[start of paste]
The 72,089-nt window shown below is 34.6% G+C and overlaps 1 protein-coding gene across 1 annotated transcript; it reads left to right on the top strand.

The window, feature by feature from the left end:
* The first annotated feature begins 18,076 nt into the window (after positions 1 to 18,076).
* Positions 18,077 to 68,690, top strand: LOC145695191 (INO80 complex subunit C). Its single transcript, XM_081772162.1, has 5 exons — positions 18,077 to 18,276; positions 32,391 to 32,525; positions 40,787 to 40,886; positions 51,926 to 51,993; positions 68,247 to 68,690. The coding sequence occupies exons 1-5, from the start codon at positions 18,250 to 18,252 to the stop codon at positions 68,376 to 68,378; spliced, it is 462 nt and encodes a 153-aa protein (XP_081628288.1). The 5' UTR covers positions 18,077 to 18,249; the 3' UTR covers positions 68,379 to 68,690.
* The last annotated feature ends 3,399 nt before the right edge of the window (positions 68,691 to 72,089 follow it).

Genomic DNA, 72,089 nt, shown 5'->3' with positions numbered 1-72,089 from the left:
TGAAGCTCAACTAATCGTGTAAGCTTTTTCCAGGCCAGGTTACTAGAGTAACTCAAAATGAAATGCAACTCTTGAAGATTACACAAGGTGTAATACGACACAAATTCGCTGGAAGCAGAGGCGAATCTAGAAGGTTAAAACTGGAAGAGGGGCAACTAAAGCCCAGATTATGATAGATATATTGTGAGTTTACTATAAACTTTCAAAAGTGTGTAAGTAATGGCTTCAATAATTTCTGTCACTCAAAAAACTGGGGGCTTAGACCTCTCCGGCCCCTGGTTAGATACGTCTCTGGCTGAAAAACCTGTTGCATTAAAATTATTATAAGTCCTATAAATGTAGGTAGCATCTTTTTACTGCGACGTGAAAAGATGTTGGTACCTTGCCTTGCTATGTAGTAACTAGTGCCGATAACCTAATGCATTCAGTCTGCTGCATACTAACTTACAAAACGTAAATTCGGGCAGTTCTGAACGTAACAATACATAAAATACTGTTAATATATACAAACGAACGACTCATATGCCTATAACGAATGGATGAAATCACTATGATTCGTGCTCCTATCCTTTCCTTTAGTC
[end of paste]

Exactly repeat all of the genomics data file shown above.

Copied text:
The 72,089-nt window shown below is 34.6% G+C and overlaps 1 protein-coding gene across 1 annotated transcript; it reads left to right on the top strand.

The window, feature by feature from the left end:
* The first annotated feature begins 18,076 nt into the window (after positions 1 to 18,076).
* Positions 18,077 to 68,690, top strand: LOC145695191 (INO80 complex subunit C). Its single transcript, XM_081772162.1, has 5 exons — positions 18,077 to 18,276; positions 32,391 to 32,525; positions 40,787 to 40,886; positions 51,926 to 51,993; positions 68,247 to 68,690. The coding sequence occupies exons 1-5, from the start codon at positions 18,250 to 18,252 to the stop codon at positions 68,376 to 68,378; spliced, it is 462 nt and encodes a 153-aa protein (XP_081628288.1). The 5' UTR covers positions 18,077 to 18,249; the 3' UTR covers positions 68,379 to 68,690.
* The last annotated feature ends 3,399 nt before the right edge of the window (positions 68,691 to 72,089 follow it).

Genomic DNA, 72,089 nt, shown 5'->3' with positions numbered 1-72,089 from the left:
TGAAGCTCAACTAATCGTGTAAGCTTTTTCCAGGCCAGGTTACTAGAGTAACTCAAAATGAAATGCAACTCTTGAAGATTACACAAGGTGTAATACGACACAAATTCGCTGGAAGCAGAGGCGAATCTAGAAGGTTAAAACTGGAAGAGGGGCAACTAAAGCCCAGATTATGATAGATATATTGTGAGTTTACTATAAACTTTCAAAAGTGTGTAAGTAATGGCTTCAATAATTTCTGTCACTCAAAAAACTGGGGGCTTAGACCTCTCCGGCCCCTGGTTAGATACGTCTCTGGCTGAAAAACCTGTTGCATTAAAATTATTATAAGTCCTATAAATGTAGGTAGCATCTTTTTACTGCGACGTGAAAAGATGTTGGTACCTTGCCTTGCTATGTAGTAACTAGTGCCGATAACCTAATGCATTCAGTCTGCTGCATACTAACTTACAAAACGTAAATTCGGGCAGTTCTGAACGTAACAATACATAAAATACTGTTAATATATACAAACGAACGACTCATATGCCTATAACGAATGGATGAAATCACTATGATTCGTGCTCCTATCCTTTCCTTTAGTC